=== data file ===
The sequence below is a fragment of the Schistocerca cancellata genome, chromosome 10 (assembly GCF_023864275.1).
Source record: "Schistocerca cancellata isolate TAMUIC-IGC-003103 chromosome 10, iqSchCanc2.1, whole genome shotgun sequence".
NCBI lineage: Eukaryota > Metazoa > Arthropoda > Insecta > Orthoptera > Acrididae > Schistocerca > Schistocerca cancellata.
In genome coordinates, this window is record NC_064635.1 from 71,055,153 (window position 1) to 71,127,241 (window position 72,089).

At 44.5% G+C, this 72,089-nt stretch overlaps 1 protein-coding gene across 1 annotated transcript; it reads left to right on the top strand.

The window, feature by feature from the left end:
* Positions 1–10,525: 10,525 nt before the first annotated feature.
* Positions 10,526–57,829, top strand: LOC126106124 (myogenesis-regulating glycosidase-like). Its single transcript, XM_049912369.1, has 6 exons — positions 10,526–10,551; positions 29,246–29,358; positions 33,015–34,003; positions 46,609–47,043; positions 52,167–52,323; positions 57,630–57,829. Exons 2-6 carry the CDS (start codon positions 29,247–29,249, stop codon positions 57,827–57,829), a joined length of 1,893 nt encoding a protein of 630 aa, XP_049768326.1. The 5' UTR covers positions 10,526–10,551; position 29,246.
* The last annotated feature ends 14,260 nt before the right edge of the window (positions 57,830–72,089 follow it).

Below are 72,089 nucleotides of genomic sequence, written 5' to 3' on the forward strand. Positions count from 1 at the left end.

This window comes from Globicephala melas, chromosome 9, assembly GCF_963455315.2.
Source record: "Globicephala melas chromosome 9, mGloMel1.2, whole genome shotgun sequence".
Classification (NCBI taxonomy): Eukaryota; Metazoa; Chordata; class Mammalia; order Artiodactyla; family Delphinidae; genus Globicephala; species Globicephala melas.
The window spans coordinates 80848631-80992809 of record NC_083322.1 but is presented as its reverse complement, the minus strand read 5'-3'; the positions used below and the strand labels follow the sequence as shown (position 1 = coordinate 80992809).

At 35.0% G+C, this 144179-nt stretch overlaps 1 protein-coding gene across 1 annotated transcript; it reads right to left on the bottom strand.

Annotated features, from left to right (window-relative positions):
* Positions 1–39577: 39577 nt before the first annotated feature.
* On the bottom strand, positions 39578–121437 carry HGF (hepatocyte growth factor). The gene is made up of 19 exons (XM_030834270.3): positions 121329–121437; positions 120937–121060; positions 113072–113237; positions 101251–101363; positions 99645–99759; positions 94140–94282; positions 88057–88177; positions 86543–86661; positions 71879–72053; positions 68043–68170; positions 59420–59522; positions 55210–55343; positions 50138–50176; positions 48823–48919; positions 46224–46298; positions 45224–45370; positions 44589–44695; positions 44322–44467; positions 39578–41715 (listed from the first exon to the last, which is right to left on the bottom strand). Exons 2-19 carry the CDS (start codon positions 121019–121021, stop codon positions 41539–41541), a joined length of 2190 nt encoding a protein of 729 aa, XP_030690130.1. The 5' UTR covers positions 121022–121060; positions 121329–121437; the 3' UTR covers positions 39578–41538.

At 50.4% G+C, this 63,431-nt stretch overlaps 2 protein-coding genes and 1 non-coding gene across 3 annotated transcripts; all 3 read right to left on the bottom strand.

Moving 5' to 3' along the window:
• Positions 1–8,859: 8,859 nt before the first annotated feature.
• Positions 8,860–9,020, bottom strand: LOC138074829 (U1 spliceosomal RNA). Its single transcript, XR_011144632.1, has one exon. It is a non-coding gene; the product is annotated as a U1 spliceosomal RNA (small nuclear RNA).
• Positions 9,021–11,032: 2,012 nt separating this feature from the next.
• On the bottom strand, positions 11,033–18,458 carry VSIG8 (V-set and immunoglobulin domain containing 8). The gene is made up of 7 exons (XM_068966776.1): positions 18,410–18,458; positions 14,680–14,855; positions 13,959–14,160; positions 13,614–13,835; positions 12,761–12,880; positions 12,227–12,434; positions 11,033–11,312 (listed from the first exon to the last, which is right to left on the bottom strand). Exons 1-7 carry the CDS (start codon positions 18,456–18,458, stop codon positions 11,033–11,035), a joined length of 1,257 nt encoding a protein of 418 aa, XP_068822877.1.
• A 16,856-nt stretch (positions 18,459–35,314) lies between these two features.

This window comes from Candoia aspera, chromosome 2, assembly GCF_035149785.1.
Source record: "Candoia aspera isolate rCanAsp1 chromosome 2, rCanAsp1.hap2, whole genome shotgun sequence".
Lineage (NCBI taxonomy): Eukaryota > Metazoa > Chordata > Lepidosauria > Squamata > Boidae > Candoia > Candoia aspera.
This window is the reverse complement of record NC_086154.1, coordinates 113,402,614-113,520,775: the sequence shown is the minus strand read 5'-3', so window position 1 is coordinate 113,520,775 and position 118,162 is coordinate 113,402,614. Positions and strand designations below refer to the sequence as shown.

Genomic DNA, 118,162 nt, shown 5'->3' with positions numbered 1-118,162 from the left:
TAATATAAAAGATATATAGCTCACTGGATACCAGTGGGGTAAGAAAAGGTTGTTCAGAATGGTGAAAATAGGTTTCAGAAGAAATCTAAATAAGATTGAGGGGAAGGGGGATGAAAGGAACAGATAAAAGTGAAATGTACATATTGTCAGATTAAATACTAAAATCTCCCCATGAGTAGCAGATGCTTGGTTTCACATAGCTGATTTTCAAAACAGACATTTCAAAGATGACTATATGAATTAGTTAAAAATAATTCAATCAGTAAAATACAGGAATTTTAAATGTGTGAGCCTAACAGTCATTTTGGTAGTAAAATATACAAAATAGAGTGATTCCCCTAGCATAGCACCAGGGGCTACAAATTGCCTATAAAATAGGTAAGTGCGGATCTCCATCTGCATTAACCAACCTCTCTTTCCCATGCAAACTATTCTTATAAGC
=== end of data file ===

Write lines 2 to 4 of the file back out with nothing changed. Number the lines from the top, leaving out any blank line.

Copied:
Source record: "Schistocerca cancellata isolate TAMUIC-IGC-003103 chromosome 10, iqSchCanc2.1, whole genome shotgun sequence".
NCBI lineage: Eukaryota > Metazoa > Arthropoda > Insecta > Orthoptera > Acrididae > Schistocerca > Schistocerca cancellata.
In genome coordinates, this window is record NC_064635.1 from 71,055,153 (window position 1) to 71,127,241 (window position 72,089).